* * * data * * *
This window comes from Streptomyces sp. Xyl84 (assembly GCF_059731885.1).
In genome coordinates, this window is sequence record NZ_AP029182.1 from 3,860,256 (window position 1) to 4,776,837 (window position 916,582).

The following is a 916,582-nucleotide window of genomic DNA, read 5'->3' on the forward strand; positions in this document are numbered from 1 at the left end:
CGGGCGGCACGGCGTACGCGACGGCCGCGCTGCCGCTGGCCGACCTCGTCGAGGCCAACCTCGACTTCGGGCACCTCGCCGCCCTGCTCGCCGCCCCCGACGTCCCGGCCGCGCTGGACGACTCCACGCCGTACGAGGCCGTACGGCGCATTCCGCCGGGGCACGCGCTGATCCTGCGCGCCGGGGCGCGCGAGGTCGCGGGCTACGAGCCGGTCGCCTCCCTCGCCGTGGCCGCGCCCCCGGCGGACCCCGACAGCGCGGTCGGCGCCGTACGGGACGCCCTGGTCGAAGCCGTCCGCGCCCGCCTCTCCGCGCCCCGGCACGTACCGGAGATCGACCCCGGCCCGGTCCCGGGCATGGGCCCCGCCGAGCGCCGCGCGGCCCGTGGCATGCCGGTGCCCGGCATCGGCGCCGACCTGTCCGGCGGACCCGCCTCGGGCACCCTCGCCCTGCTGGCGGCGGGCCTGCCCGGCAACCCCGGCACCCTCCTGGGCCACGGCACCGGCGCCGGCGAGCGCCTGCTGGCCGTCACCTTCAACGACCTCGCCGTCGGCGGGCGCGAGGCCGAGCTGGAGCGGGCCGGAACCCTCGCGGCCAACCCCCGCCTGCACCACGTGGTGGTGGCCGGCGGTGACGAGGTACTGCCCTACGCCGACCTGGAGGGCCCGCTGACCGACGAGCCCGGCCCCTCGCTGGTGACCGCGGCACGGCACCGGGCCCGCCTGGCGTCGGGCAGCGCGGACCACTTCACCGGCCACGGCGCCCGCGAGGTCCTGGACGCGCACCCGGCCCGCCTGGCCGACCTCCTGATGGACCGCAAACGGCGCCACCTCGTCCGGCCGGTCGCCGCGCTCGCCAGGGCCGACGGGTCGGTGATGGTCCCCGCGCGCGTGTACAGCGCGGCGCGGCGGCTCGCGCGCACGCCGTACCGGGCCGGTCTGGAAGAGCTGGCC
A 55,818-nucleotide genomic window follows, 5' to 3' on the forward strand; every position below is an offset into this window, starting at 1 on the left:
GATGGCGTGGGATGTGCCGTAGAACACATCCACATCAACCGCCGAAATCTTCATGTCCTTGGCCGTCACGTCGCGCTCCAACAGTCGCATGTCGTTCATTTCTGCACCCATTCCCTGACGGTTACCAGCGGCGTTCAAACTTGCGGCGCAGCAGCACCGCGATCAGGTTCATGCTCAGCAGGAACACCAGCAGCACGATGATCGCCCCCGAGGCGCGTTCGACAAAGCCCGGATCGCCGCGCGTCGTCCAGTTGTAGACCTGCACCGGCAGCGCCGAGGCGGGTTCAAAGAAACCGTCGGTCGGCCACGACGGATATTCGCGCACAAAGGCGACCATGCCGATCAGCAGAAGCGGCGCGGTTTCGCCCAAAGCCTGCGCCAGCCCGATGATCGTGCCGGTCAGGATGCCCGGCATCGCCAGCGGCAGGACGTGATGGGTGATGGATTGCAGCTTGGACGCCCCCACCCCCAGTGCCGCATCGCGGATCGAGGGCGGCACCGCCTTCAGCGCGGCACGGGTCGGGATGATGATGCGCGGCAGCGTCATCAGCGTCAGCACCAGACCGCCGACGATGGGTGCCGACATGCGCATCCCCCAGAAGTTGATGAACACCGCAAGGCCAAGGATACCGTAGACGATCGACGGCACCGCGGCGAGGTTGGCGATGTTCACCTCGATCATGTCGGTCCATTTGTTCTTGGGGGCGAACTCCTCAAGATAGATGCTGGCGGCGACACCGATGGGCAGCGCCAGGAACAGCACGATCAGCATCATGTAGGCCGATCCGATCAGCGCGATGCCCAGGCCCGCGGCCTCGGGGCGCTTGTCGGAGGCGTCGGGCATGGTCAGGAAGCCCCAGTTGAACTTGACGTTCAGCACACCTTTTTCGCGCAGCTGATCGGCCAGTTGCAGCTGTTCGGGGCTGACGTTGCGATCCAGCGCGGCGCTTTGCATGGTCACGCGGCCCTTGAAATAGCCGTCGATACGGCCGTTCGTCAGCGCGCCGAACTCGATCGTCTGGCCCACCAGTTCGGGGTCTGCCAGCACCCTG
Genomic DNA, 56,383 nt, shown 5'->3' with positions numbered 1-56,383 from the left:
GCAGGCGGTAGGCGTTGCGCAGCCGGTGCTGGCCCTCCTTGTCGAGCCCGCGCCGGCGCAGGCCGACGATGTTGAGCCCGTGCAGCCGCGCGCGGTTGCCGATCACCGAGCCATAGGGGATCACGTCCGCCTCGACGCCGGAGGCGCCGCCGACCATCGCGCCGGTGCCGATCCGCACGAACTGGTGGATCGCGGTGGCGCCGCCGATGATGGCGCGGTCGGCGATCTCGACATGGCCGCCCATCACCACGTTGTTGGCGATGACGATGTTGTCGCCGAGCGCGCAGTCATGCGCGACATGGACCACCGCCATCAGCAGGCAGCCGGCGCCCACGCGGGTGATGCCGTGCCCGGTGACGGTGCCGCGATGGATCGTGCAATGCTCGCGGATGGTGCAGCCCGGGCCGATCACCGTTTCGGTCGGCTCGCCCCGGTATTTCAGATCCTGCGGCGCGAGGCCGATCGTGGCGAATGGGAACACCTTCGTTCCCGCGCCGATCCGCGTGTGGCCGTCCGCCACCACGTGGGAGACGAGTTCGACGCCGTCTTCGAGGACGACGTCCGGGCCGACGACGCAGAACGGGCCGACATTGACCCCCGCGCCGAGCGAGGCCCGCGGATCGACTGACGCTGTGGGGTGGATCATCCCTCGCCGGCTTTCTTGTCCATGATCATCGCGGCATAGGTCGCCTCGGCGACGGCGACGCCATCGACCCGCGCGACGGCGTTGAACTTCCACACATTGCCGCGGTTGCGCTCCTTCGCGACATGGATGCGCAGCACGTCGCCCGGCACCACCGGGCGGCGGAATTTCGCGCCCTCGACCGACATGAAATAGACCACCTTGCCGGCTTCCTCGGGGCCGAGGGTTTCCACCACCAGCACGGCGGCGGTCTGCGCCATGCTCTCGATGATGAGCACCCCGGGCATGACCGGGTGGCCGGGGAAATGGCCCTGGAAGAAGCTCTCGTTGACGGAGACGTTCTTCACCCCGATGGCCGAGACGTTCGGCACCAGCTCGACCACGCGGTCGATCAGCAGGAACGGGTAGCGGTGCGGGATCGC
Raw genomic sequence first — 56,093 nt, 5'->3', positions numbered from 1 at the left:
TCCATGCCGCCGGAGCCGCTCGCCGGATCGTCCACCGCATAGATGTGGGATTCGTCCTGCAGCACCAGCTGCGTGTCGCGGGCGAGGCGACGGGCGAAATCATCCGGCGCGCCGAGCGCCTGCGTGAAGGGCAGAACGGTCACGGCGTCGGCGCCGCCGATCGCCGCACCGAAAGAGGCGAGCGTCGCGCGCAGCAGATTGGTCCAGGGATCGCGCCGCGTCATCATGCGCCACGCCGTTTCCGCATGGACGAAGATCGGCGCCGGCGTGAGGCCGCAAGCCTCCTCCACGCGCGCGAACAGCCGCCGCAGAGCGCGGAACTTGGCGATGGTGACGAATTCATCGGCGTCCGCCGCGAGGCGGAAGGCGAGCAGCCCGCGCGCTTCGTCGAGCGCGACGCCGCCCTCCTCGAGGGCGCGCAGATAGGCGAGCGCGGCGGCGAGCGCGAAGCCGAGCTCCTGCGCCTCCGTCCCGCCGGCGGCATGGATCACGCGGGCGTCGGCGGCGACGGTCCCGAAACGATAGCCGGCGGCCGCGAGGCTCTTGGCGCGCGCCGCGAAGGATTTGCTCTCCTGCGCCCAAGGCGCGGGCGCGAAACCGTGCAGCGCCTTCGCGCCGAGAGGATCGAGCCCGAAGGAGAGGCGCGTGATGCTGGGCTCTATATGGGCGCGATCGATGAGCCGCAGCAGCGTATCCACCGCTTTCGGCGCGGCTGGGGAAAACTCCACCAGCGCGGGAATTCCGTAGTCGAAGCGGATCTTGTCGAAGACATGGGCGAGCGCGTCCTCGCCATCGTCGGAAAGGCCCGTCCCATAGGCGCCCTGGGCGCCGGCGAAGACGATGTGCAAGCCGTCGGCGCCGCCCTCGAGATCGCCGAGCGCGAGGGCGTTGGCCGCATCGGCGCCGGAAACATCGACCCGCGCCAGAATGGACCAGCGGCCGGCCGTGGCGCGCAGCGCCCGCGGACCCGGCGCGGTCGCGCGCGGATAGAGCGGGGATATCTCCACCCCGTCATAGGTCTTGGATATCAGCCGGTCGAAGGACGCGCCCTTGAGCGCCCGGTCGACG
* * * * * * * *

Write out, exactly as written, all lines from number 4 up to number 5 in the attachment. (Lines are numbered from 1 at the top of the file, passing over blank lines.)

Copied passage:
CGGGCGGCACGGCGTACGCGACGGCCGCGCTGCCGCTGGCCGACCTCGTCGAGGCCAACCTCGACTTCGGGCACCTCGCCGCCCTGCTCGCCGCCCCCGACGTCCCGGCCGCGCTGGACGACTCCACGCCGTACGAGGCCGTACGGCGCATTCCGCCGGGGCACGCGCTGATCCTGCGCGCCGGGGCGCGCGAGGTCGCGGGCTACGAGCCGGTCGCCTCCCTCGCCGTGGCCGCGCCCCCGGCGGACCCCGACAGCGCGGTCGGCGCCGTACGGGACGCCCTGGTCGAAGCCGTCCGCGCCCGCCTCTCCGCGCCCCGGCACGTACCGGAGATCGACCCCGGCCCGGTCCCGGGCATGGGCCCCGCCGAGCGCCGCGCGGCCCGTGGCATGCCGGTGCCCGGCATCGGCGCCGACCTGTCCGGCGGACCCGCCTCGGGCACCCTCGCCCTGCTGGCGGCGGGCCTGCCCGGCAACCCCGGCACCCTCCTGGGCCACGGCACCGGCGCCGGCGAGCGCCTGCTGGCCGTCACCTTCAACGACCTCGCCGTCGGCGGGCGCGAGGCCGAGCTGGAGCGGGCCGGAACCCTCGCGGCCAACCCCCGCCTGCACCACGTGGTGGTGGCCGGCGGTGACGAGGTACTGCCCTACGCCGACCTGGAGGGCCCGCTGACCGACGAGCCCGGCCCCTCGCTGGTGACCGCGGCACGGCACCGGGCCCGCCTGGCGTCGGGCAGCGCGGACCACTTCACCGGCCACGGCGCCCGCGAGGTCCTGGACGCGCACCCGGCCCGCCTGGCCGACCTCCTGATGGACCGCAAACGGCGCCACCTCGTCCGGCCGGTCGCCGCGCTCGCCAGGGCCGACGGGTCGGTGATGGTCCCCGCGCGCGTGTACAGCGCGGCGCGGCGGCTCGCGCGCACGCCGTACCGGGCCGGTCTGGAAGAGCTGGCC
A 55,818-nucleotide genomic window follows, 5' to 3' on the forward strand; every position below is an offset into this window, starting at 1 on the left: